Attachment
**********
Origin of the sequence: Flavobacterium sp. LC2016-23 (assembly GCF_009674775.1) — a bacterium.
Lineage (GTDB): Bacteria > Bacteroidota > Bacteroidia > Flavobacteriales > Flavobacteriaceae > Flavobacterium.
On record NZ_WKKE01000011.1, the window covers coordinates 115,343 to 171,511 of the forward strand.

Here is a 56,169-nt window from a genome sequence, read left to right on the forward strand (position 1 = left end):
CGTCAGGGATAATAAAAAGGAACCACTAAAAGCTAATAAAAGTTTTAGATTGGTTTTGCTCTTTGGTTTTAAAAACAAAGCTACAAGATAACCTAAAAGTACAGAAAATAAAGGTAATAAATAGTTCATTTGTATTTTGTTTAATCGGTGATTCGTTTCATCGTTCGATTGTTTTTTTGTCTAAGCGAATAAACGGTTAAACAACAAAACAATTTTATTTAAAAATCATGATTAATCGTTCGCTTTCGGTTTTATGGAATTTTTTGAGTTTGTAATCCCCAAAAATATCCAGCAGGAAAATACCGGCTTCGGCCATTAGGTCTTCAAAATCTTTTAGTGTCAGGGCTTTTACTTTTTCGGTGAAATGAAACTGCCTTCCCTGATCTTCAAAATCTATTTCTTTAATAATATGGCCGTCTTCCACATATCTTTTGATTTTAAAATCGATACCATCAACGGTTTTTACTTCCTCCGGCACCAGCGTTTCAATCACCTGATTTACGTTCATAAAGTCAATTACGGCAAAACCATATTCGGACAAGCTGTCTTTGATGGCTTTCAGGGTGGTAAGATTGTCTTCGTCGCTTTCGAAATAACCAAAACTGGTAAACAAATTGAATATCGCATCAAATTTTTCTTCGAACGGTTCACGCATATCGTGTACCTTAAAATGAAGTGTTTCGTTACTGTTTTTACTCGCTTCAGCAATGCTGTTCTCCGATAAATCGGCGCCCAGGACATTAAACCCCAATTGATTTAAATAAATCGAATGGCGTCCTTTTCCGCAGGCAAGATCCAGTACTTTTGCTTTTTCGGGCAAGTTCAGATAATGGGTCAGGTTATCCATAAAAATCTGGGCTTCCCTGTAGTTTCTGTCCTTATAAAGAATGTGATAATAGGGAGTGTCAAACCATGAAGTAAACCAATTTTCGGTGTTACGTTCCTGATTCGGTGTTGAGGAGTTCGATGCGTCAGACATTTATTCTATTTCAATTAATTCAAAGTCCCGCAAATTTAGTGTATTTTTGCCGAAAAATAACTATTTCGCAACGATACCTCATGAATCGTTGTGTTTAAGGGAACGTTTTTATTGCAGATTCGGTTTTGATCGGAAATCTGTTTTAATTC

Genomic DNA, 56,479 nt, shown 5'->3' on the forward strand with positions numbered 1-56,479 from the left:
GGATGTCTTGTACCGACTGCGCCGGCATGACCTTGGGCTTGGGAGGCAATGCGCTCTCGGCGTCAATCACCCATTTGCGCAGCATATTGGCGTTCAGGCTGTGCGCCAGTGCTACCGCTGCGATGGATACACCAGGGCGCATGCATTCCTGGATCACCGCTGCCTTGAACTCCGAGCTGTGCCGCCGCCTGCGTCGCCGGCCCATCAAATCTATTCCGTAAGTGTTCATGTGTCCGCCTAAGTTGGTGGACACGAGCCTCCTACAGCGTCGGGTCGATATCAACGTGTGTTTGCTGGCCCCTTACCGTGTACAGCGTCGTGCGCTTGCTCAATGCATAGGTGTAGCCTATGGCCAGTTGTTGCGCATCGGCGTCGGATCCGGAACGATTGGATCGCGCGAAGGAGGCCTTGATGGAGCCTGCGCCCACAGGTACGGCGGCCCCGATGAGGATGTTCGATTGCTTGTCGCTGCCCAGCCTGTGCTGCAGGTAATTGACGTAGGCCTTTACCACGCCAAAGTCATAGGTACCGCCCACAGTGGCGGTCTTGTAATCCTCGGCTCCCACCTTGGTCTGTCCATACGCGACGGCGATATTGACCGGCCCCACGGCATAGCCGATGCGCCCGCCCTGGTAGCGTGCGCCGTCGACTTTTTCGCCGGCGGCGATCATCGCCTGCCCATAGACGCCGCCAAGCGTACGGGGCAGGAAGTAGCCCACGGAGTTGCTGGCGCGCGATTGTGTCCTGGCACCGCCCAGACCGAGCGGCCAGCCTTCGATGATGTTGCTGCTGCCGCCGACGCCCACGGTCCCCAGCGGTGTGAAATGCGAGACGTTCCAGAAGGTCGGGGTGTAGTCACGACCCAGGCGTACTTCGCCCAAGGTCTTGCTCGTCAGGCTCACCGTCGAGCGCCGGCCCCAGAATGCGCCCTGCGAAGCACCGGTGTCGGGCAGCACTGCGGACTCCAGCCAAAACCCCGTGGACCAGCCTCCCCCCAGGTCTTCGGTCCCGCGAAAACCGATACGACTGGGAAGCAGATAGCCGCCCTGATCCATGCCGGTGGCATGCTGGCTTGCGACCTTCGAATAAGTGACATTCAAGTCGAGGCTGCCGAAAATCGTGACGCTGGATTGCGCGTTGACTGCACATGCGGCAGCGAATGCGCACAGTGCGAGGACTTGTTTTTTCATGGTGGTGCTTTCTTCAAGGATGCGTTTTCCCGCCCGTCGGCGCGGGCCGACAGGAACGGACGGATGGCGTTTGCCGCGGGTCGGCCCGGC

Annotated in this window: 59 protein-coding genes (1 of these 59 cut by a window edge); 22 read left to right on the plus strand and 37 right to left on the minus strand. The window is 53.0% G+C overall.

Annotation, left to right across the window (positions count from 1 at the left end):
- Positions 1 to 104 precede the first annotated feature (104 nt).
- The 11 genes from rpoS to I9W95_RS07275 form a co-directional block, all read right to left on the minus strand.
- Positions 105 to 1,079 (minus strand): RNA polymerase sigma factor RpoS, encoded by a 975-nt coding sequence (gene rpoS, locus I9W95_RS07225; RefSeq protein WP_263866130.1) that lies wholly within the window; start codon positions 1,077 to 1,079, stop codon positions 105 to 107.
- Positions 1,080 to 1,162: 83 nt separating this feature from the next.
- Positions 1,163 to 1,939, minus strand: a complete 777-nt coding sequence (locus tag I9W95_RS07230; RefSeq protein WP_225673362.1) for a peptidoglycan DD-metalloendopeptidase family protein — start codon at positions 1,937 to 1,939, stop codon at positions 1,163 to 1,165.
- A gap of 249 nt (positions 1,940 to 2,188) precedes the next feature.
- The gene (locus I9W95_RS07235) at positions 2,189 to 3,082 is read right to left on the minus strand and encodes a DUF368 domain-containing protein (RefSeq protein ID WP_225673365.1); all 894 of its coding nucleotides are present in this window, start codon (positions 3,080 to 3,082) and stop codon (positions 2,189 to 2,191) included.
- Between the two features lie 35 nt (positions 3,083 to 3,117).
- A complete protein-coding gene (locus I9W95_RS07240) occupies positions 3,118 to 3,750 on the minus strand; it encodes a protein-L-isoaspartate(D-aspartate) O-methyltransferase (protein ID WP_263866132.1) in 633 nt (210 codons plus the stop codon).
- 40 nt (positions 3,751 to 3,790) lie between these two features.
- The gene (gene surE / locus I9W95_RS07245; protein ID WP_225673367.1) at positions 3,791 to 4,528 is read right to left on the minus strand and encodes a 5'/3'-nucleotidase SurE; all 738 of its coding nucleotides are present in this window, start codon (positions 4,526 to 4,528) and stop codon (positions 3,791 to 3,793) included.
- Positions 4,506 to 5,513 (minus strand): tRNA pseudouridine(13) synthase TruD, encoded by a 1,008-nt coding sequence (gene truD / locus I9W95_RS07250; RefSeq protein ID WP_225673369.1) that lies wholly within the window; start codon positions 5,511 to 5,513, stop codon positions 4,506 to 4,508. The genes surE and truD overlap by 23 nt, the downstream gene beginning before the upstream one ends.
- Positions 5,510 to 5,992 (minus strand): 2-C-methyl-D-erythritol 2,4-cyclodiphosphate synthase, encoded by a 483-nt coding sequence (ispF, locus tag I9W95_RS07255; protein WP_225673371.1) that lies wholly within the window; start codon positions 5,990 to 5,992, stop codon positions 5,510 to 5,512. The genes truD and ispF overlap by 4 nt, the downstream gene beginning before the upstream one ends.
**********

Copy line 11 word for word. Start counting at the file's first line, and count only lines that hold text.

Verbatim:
- The 11 genes from rpoS to I9W95_RS07275 form a co-directional block, all read right to left on the minus strand.